Sen. Bernie Sanders (I-VT) predicted Sunday that Hillary Clinton would not receive enough pledged delegates to cinch the Democratic Party’s nomination, and that the Democratic Party’s July convention in Philadelphia would be contested.
Speaking at the National Press Club in Washington, D.C. Sanders predicated that the remaining state contests will not produce the required 2,383 delegates for the Democratic frontrunner and that she “will need superdelegates to take her over the top at the convention in Philadelphia. In other words, it will be a contested convention,” he said according to Politico.
Sanders delivered his remarks just ahead of Tuesday’s Indiana primary. He also complained that despite having won the popular vote in Washington, he has no delegates to show for it. Sanders has 1,318 delegates so far, with 39 superdelegates. Clinton leads him with 1,645 delegates and 520 superdelegates.
Despite making tremendous gains in his delegate count and surpassing Clinton in fundraising numbers, Sanders confessed that it would prove challenging for him to close in on Clinton. However, he maintained that the “political revolution” he is waging is still going strong.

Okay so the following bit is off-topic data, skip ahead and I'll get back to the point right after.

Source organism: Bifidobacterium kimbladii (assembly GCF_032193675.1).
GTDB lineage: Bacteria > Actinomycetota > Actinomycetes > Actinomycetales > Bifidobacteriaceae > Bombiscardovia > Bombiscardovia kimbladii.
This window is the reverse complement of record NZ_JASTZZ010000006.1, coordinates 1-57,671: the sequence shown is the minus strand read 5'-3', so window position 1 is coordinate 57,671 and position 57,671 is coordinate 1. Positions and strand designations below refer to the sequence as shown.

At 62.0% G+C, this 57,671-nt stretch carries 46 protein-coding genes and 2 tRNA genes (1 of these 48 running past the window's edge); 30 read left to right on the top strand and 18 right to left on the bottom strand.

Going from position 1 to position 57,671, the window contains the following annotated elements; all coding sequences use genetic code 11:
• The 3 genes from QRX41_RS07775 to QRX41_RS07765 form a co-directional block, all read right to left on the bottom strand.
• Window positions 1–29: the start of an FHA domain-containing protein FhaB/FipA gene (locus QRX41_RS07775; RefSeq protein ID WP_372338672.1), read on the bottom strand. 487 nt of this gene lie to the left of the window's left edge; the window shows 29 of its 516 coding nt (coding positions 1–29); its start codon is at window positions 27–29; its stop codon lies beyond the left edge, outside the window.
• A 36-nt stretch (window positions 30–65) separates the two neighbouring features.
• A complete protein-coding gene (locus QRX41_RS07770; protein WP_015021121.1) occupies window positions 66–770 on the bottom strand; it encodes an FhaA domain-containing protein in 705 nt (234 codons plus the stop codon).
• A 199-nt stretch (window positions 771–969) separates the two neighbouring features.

“For us to win the majority of pledged delegates, we need to win 710 out of the remaining 1083,” Sanders reportedly said. “That is 65 percent. That is, admittedly, a tough road to climb, but not an impossible one. And we intend to fight for every vote and delegate remaining.”
A new NBC News / Wall Street Journal / Maris poll has Clinton leading Sanders by just four points with 50 percent to 46 percent in the Hoosier State. There are 92 delegates at stake in the Indiana Democratic primary race. Of that number, 18 will be awarded proportionally based on the statewide vote.
Indiana is an open primary: anyone can vote, regardless of political party affiliation, even if they are not registered with a political party.
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